St. John’s all-female South Asian dance group, RAAZ (“secret” in Hindu), recently placed first in their division at PhillyFest, an inter-collegiate dance competition this semester.
PhillyFest, which was held Jan. 30 in Philadelphia, is one of the largest South Asian dance competitions in the country. RAAZ was victorious against other top university teams, including the University of Virginia and Drexel University, in the category of Female Fusion.
RAAZ mixes a variety of dance styles including classical, Bollywood and even hip-hop. The girls work to blend Eastern and Western influences as they play on the strengths of each dancer.
“As the competitions get more competitive, we’ve had to incorporate new elements and we’ve started working on stunt moves,” said Praneeta Nagraj, a freshman who will be secretary of the group in the fall semester.
Each year RAAZ chooses a theme to base the choreography and music choices for their dance around.
This year their theme was “orchestra,” and their routine included someone dressed as a conductor and a stunt in which the group transformed into a tambourine-playing monkey.
“Having a theme is like having a thesis for your paper,” said Nagraj. She also said that the group can receive more points if they successfully blend the theme into their routine.
RAAZ, was established in 2002 by students who were looking for a way to connect with others who shared their passion for dance. They have been exclusively female since the beginning and say it’s one of the ways they stand out from other dance crews.
Tryouts for RAAZ is a highly competitive process that involves two rounds of cuts and the opportunity to show off both dance ability and choreography skills. Potential members audition in small groups and are given the chance to show how they cooperate with a team of dancers.
Some girls show up with nearly 14 years of experience; others have never taken a dance class in their lives. Precision is very important to RAAZ, and they pride themselves on how identical each performer looks onstage.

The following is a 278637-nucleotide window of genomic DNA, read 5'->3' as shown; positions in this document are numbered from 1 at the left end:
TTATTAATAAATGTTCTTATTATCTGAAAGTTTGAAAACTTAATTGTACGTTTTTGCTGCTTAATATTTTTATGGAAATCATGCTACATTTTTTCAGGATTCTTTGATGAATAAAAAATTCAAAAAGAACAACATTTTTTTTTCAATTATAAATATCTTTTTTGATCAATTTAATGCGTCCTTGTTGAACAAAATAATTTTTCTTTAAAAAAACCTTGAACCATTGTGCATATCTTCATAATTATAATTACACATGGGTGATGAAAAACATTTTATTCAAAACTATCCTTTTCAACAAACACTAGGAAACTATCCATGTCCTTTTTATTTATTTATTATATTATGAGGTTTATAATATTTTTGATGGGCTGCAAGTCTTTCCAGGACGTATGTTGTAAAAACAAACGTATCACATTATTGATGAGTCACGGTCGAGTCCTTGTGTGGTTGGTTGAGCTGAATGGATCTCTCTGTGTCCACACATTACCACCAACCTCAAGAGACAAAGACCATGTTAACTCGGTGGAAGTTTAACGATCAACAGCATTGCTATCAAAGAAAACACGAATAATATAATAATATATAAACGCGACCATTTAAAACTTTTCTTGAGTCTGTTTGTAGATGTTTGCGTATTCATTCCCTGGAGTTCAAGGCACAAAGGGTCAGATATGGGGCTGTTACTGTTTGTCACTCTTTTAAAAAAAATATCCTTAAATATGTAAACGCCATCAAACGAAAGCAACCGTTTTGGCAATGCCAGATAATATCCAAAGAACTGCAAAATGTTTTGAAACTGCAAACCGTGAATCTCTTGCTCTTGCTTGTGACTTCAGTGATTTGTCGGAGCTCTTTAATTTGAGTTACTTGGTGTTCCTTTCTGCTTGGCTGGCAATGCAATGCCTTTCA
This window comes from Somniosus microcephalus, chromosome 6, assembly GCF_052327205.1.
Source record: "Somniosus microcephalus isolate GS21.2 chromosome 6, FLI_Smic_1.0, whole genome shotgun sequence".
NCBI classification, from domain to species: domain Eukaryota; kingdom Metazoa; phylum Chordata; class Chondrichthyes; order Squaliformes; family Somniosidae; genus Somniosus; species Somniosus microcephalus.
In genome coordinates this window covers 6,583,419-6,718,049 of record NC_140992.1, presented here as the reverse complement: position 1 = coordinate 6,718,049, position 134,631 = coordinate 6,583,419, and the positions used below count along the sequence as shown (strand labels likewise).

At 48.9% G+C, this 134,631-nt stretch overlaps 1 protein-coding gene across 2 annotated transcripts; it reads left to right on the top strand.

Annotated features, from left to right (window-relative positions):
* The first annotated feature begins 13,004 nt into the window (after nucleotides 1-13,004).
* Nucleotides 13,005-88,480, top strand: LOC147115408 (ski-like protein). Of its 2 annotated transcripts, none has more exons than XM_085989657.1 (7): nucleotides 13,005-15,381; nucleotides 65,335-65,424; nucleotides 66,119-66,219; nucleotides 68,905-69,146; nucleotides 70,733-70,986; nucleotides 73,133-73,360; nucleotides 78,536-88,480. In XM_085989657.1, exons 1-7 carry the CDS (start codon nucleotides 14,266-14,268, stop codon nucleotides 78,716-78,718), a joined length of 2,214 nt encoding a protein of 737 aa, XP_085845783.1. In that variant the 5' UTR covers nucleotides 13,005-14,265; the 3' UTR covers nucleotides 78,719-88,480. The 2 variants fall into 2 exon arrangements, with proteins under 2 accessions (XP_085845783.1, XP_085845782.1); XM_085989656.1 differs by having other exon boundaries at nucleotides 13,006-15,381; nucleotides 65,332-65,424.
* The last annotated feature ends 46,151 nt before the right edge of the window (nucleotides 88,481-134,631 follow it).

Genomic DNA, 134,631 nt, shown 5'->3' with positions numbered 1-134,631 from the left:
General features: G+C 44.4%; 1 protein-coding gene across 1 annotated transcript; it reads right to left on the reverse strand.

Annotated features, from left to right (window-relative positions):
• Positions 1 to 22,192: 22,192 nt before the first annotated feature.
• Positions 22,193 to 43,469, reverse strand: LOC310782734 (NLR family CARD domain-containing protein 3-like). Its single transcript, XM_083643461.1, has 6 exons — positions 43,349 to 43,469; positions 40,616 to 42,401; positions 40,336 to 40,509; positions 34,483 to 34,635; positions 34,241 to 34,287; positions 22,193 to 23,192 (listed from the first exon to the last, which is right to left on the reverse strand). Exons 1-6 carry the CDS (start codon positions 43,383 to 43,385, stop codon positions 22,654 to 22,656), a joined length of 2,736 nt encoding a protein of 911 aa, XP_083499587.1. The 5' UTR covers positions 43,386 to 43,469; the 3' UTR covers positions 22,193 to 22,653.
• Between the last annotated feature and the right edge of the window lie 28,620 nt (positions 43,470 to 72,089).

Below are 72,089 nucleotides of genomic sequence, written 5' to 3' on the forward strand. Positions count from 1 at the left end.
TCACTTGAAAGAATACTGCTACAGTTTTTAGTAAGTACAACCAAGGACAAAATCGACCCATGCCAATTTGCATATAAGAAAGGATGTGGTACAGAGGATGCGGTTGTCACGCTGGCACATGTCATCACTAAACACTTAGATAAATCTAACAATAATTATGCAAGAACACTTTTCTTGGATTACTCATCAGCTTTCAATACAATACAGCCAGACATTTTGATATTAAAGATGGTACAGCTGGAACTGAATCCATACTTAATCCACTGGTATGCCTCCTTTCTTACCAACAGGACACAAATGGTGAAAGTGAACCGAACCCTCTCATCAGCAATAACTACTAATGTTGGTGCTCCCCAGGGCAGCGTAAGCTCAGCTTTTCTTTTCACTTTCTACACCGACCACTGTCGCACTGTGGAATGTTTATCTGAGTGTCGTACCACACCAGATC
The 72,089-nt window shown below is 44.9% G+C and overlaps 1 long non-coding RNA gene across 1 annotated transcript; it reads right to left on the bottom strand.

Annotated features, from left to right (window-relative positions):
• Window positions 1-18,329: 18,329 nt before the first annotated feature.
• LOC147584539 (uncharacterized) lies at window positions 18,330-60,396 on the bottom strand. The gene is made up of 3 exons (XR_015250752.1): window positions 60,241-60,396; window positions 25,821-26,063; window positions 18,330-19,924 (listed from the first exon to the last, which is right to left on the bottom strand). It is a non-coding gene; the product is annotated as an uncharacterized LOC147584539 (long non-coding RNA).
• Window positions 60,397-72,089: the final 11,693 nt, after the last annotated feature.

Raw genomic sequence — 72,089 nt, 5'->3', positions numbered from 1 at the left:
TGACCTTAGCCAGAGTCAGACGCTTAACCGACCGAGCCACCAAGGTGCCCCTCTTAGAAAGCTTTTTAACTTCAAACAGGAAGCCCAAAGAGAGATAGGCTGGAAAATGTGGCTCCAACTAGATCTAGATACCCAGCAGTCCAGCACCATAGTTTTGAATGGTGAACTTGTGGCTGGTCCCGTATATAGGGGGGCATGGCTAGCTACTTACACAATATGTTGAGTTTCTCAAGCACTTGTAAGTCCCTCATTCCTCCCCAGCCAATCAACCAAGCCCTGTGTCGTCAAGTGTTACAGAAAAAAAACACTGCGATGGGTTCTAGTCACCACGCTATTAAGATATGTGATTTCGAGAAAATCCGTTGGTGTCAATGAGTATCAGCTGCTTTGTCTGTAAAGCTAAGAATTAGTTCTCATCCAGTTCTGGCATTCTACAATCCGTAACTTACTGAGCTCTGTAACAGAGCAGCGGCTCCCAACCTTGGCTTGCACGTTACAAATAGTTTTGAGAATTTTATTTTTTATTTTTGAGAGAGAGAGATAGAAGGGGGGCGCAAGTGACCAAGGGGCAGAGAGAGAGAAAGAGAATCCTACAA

“Once the new girls start moving as one, you know they’re progressing,” said Nagraj.In preparation for competitions such as PhillyFest, RAAZ spends time choreographing and practicing every day in whatever campus space is available.
“Our members are really dedicated and get really good at time management,” said senior Michelle Abbas, the current treasurer of RAAZ.
Abbas said that it’s difficult to coordinate everyone’s schedules but they have learned the value of time and how to balance their other obligations with their commitment to RAAZ.
The thrill of competition is what drives their commitment to the group.
“When you step onto the stage and you hear a thousand people chanting for you, you have this adrenaline rush,” said Abbas. “That is our eight minutes and no one else’s.”
As a cultural organization, RAAZ regularly collaborates with other groups on campus who have similar goals.
In January, they performed at “The Fight After the Storm” event, along with PARE and the African Student Association. The dance showcase raised money for people in Taiwan and the Philippines who were affected by natural disasters in the summer of 2009.
In September they were also featured at a coffeehouse event on campus that was dubbed “Bollywood Night,” where they shared with St. John’s the art of Bollywood dancing.
RAAZ’s student activities advisor, Nashia Whittenburg, praises the hard work that RAAZ puts into their programming efforts both on and off campus.
“This group is a perfect example of growth, unity, culture and education,” said Whittenburg. “I enjoy listening to the incoming freshmen discuss their plans to audition for RAAZ, and to hear of their success through their competitions.”
She recently received a request from another university asking RAAZ to perform and said this shows how RAAZ reaches beyond St. John’s and into the community.
The next opportunity to see RAAZ in action is coming up on April 24, at “Chaahat,” the annual cultural show put on by the Indian Sub-Continent Student Organization.